MWC19 Key Takeaways
inCITES Consulting participated at the Mobile World Congress 2019 as part of the Horizon 2020 project 5GCity consortium. 5GCity will develop and deploy a distributed cloud and radio platform for 5G Neutral Hosts. Having navigated through all the halls of the congress and having discussed with several organisations across the ICT ecosystem, here are the key takeaways from our viewpoint:
1. The industry is still looking for profitable use cases for 5G
Every other booth at MWC had a smaller or bigger 5G sign on it. Some operators were showcasing their live 5G networks while others presented their 5G network launch roadmaps. Despite the wide range of fancy applications which need low-latency to run (<10 ms), such as VR gaming and remote music concerts, we feel that the operators are still in the lookout for ways to monetize their significant investments in 5G outside the traditional connectivity provision route that has been followed with previous generations of mobile technologies. To add to this, several exhibitors showcased use cases which do not really need a 5G network to run, but rather a reliable LTE or LTE-A network.
2. We have 5G and we come in peace
Equipment vendors had a very prominent presence at MWC. This is probably because they are the ones pushing for 5G more than anyone else. It could also be that some of them were aiming to build a positive reputation during the current trust crisis that the industry is undergoing. Most of the vendors claim that they are ready to ship 5G-compliant equipment, while showcasing their latest and greatest prototypes of next generation antennas, which will enable easier and more flexible deployments.
3. Foldable smartphones, 5G smartphones and Foldable 5G smartphones
Smartphones with foldable screens and 5G-enabled devices become a reality. However, no-one is really sure if any customer survey has revealed that a $2,000 foldable device will drive significant take-up of this formfactor (probably not!). Nevertheless, the foldable devices are here to stay and although they are quite bulky at the moment (like every new technological gadget at its inception), we are eager to see how this trend evolves over the next few years. We believe that unless foldable devices get to the sub-$1,000, they will fail to gain any significant traction. 5G-enabled smartphones, in contrast, will certainly start being adopted as early as 2019. Several smartphone makers showcased their 5G-enabled devices which are expected to launch as early as mid-2019 in select markets as per the rumours that have been going around for a while now. Having said that, do not expect to see any mid-range 5G-enabled smartphone anytime soon. Although we currently know very little about the pricing of 5G smartphones, they will most likely come in the high-end of the market (at nobody’s surprise), but almost certainly much cheaper than their foldable ‘colleagues’.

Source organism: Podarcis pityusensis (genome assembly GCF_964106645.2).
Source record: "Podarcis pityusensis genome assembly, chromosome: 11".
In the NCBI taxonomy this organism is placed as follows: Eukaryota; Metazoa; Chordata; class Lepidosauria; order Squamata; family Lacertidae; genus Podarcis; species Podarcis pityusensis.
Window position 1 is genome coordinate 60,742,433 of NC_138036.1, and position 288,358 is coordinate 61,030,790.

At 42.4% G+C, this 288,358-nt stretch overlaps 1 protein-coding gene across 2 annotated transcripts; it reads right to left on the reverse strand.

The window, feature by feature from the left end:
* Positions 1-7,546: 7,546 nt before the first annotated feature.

4. 5G is all about partnerships
Car manufacturers, OTTs, telecom operators, Verticals and Municipalities will have to form partnerships in order to make the most of 5G networks. Operators have understood that they should not act only as connectivity providers in the 5G era, but rather as digital society enablers. At MWC, operators showcased applications in several areas in which they believe they can play a role to enable the digital society of the future, partnering with new or existing players of the ecosystem. Media and entertainment applications were prevalent (as ever) at this year’s show, while smart city applications were also widely illustrated. Some operators also highlighted their role as start-up incubators, providing the necessary tools for early-stage businesses to flourish. Some other interesting use cases showcased during the show involved partnerships with companies from the healthcare and manufacturing industries, further highlighting the importance of partnerships in the new digital era.